The severe risks of Japan's sea shipments are made all the more unacceptable by the fact that the shipments are entirely unnecessary. Japan does not need plutonium fuel or breeder reactors for energy security, and Japan does not need reprocessing or plutonium fuel for nuclear waste management. Uranium is cheap and abundant. Japan could stockpile a strategic uranium reserve containing a 50-years' supply of low-enriched or natural uranium for less than half the cost of its plutonium program. As for waste management, a geologic repository is almost certainly the ultimate destination for spent nuclear fuel, regardless of whether it has been reprocessed. Yet, lacking need and facing economic and technical obstacles, Japans plutonium bureaucracy clings to the plutonium program. We invite you to review a recent paper on our web site entitled Understanding Japans Nuclear Transports: The Plutonium Context. This paper, which I presented in October at a conference on nuclear transport sponsored by the Maritime Institute of Malaysia, provides a detailed review of the current situation. This paper can be found at www.nci.org/mmi.htm; other documents on sea transport can be found at www.nci.org/seatrans.htm.
Recent developments suggest Japan's plutonium program is encountering great difficulties and could yet be abandoned, especially if concerned governments expressed concerns about continuation of this misguided program and the shipments generated by plutonium commerce. The severe accident on September 30 at Japans Tokai fuel fabrication facility resulted from careless fabrication of fuel for Japans plutonium breeder reactor program and was thus directly linked to Japans overall plutonium program. The accident underscores the risks inherent in Japans continued allegiance to a misguided energy policy based on plutonium.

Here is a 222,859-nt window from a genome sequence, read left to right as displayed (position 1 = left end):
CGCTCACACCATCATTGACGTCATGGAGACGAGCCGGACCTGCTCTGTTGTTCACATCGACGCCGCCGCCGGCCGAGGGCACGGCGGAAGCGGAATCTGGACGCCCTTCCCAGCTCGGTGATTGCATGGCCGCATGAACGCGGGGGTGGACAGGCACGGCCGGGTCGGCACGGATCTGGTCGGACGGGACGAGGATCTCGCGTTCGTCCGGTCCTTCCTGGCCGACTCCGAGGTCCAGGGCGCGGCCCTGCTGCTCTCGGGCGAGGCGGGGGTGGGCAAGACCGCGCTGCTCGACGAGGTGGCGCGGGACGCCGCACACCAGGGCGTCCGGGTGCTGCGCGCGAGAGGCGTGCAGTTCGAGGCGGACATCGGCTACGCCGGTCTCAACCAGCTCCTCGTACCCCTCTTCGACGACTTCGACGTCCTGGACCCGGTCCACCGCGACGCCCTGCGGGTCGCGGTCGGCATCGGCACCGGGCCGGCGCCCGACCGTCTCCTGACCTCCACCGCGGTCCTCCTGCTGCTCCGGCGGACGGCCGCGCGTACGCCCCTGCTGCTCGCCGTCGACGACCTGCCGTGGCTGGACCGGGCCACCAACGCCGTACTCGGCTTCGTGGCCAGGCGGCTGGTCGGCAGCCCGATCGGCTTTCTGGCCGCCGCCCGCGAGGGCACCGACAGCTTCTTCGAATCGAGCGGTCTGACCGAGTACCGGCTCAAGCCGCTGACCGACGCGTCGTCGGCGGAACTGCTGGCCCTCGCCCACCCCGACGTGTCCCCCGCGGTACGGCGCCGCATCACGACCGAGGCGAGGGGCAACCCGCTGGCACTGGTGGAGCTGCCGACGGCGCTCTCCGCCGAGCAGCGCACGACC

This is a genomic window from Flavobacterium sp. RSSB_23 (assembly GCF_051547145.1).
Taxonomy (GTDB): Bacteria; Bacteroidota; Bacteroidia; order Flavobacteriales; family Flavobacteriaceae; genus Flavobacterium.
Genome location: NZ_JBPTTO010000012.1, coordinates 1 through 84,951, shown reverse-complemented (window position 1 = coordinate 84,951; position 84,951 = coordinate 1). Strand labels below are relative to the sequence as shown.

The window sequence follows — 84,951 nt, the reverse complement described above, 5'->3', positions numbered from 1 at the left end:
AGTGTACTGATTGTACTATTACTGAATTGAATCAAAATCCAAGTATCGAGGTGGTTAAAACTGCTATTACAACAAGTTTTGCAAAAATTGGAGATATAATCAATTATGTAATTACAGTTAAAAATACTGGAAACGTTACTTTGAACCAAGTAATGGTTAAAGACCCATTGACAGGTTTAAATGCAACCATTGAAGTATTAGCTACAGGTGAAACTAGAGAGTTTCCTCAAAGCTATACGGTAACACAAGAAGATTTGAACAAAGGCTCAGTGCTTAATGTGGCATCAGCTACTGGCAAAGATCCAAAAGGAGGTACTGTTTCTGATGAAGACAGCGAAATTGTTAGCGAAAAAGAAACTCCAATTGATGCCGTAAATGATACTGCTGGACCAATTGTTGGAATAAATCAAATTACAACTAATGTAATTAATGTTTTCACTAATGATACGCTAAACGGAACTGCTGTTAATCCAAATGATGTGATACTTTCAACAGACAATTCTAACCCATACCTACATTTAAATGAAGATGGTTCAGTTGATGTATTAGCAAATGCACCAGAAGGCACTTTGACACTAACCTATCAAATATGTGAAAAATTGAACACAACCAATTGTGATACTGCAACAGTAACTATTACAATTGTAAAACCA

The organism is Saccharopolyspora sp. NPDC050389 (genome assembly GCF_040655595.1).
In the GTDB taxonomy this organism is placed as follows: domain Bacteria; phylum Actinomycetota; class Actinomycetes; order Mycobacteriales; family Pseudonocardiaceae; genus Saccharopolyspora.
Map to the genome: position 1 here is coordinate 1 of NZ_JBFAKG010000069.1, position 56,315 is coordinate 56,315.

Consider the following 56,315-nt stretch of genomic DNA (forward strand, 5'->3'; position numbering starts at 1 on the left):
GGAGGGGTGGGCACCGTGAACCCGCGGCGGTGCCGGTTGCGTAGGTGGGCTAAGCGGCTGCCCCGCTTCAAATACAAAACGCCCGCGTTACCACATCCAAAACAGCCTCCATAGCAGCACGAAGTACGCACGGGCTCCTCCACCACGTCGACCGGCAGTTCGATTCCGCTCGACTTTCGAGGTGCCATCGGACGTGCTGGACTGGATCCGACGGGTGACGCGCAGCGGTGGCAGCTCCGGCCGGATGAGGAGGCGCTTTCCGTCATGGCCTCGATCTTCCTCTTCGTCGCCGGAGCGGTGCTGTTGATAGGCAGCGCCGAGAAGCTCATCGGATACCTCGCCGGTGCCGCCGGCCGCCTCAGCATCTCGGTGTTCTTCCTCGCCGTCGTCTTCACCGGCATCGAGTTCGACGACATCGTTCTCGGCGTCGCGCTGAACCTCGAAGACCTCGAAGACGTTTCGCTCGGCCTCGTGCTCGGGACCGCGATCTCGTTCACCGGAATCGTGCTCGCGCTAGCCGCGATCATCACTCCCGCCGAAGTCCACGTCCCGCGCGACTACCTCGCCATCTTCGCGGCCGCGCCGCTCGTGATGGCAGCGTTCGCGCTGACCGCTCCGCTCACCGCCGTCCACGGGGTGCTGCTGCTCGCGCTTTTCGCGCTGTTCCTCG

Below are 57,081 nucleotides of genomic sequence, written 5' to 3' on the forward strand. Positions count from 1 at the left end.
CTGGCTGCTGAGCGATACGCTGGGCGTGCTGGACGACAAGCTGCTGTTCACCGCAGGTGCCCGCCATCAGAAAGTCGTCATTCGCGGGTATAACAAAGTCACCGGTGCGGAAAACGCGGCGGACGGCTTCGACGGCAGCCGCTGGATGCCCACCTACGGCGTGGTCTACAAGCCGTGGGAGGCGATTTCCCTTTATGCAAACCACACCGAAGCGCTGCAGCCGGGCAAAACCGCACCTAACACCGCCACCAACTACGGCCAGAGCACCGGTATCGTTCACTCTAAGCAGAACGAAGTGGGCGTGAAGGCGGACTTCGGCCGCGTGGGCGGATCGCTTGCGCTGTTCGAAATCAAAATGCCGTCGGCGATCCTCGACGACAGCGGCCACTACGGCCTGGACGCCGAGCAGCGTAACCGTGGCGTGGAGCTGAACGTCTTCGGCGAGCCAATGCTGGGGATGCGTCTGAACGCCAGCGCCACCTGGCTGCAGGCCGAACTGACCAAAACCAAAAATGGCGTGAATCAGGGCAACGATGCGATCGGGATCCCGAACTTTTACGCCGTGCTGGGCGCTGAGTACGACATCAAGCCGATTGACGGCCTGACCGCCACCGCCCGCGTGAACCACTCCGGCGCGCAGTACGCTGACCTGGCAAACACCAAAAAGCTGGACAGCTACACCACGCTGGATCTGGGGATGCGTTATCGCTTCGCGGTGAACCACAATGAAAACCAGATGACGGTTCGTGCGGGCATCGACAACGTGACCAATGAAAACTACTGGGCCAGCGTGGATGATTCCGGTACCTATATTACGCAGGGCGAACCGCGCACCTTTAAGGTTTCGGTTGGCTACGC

Also in September, a highly-controversial shipment of plutonium fuel arrived in Japan from British Nuclear Fuels Limited (BNFL) and Frances COGEMA. On December 16, the fuel originating from BNFL was rejected for use by Japans Ministry of International Trade and Industry as well as Kansai Electric Company (KEPCO) due to falsification of quality control data by BNFL. Subsequently, use of plutonium fuel from both BNFL and COGEMA has been suspended and the entire program has been thrown into chaos.
Finally, the nuclear-weapon potential of Japan's plutonium program should not be ignored. Nuclear-weapon experts unanimously agree that plutonium in commercial forms can be used to construct nuclear weapons. As of December 1998, Japan had acquired a stockpile of about 25 tonnes of separated plutonium, of which 5 tonnes is now in Japan. The International Atomic Energy Agency (IAEA) considers 8 kg a significant quantity for use in nuclear weapons. Thus, Japans domestic stockpile is now equivalent to hundreds of nuclear weapons and will grow considerably larger if more plutonium is shipped there from Europe.
The Nuclear Control Institute urges your Government to call for the suspension of shipments of highly radioactive nuclear waste and plutonium to Japan until the issues of concern reviewed above are resolved. Coastal nations have the right to demand a strict, mandatory code of practice as a condition for permitting such dangerous transports to proceed. Such a code should require prior notification of the shipping route, advance consultation on emergency plans, a full environmental-impact assessment, a formal liability regime, and a demonstrated salvage capability.
We would be pleased to respond to any questions you may have regarding this matter of continuing and growing concern. We thank you for your consideration of our views and request that you transmit them to your Government.